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Startup Legal Lessons from the Biography of Steve Jobs (Part 4)

Walter Isaacson's bestselling biography of Steve Jobs touches upon numerous legal issues common to startups.

Walter Isaacson’s bestselling biography of Steve Jobs touches upon numerous legal issues common to startups.

This is Part 4 of a multi-part series examining the startup legal issues raised in Walter Isaacson’s biography of Apple co-founder Steve Jobs.  This post discusses how Apple has strategically used design patents to protect its user experience.

Throughout the Jobs biography, patents (both utility and design patents) are frequently referenced to show Apple’s innovation under Jobs. This prior post discusses the basics of design patents and how innovators are increasingly using design patents to protect the ornamental design of a product and therefore provide a competitive advantage.  Perhaps no company has been more effective at using design patents than Apple.  In fact, as of the Fall 2013, Apple has received over 900 design patents on its electronic products and over 30 design patents just on its packaging.  On page 347 of the Jobs biography, Isaacson describes how Apple would even use design patents to protect the packaging for its products.

One of the ways Apple has strategically used design patents is by filing multiple design patents on a single product.  Rather than seeking to claim the overall product design in a single patent, Apple focuses each patent on a discrete design aspect.  An example of this strategy can be seen in Apple’s protection of the design for the Apple Macbook Air.

Apple has used a series of design patents as part of its strategy to protect its ornamental design of the MacBook Air.

Apple has used a series of design patents as part of its strategy to protect its ornamental design of the MacBook Air.

Apple’s filed its first application for a MacBook Air design patent on January 4, 2008 and the PTO issued that patent, U.S. Patent D604,294, on Nov. 17, 2009.  While that patent has several figures, the following figure shows how this patent focused on the tapered clam-shell design of the MacBook Air:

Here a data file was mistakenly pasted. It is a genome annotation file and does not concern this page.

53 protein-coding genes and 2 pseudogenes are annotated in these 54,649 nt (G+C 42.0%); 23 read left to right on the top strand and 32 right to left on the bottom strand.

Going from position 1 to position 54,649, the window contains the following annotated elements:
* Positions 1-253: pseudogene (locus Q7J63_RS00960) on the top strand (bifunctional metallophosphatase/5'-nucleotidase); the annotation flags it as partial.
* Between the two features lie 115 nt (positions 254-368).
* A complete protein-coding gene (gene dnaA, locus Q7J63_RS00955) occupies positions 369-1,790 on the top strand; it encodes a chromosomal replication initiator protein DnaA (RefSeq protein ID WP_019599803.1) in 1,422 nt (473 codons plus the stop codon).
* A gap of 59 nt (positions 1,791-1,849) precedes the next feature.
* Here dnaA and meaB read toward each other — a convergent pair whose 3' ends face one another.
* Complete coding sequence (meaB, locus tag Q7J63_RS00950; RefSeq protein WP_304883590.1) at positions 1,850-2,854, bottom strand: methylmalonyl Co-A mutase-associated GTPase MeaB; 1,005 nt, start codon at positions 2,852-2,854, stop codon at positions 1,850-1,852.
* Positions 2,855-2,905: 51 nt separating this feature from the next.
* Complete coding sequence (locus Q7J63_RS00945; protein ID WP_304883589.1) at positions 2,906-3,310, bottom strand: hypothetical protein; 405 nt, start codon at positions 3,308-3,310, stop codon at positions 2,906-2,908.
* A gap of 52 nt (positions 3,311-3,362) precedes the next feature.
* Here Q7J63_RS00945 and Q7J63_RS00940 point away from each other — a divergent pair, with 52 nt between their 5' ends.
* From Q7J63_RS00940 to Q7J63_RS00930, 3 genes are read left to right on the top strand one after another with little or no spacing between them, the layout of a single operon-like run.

U.S. Patent D604,294 focused on the tapered clam-shell design of the MacBook Air.

U.S. Patent D604,294 focused on the tapered clam-shell design of the MacBook Air.

The solid lines show required elements of the design where as the dotted lines show optional design elements.  Had Apple depicted the entire design with solid lines, a competitor could more easily evade the covered design by merely altering one aspect of the design.  Instead, Apple covers just a single aspect of its design in each design patent, and then seeks to cover the other aspects of the design in subsequent patents.  In the case of the MacBook Air, Apple filed numerous continuation design patents.

On Oct. 19, 2010, Apple received U.S. Patent D625,717 (claiming priority to the original filing date of Jan. 4, 2008).    This patent focused on the metallic color, the black keys, and the clam-shell shape of the computer.

Apple's U.S. Patent D625,717 focuses on the metallic color, black  keys, and clam-shell shape of the MacBook Air.

Apple’s U.S. Patent D625,717 focuses on the metallic color, black keys, and clam-shell shape of the MacBook Air.

Apple then received U.S. Patent D635,566 on April 5, 2011, which claimed the metallic color of the computer but made the color of the keys optional.

Apple's U.S. Patent D635,566.

Apple’s U.S. Patent D635,566.

Apple next received U.S. Patent D661,693 on June 12, 2012, focusing on the side port in the computer:

Apple's U.S. Patent D661,693 focuses on the side port.

Apple’s U.S. Patent D661,693 focuses on the side port.

Apple wasn’t finished.  On July 30, 2013 it received U.S. Patent D687,030.  That patent focused on the black keys and the appearance of the mouse pad.

Apple's U.S. Patent D687,030.

Apple’s U.S. Patent D687,030.

Note how most other features of the shape of the computer are not required elements of this claimed design.  Apple is likely not finished yet, and we will probably see another design patent on the MacBook Air design issuing in the next year.  While all of these patents likely receive the benefit of the parent patent’s filing date, Jan. 4, 2008, the 14 year term of the design patent starts to run upon issuance of each patent.  Contrast this with the 20 year term of utility patents that runs from the filing date of the first nonprovisional patent.  Accordingly, by filing continuation design patents in series, as Apple has done here, they can extend some portions of their design patent term because a new 14 year term starts to run upon the issuance of each new continuation patent (although that patent term will apply only to the specific design aspects covered in that new patent).

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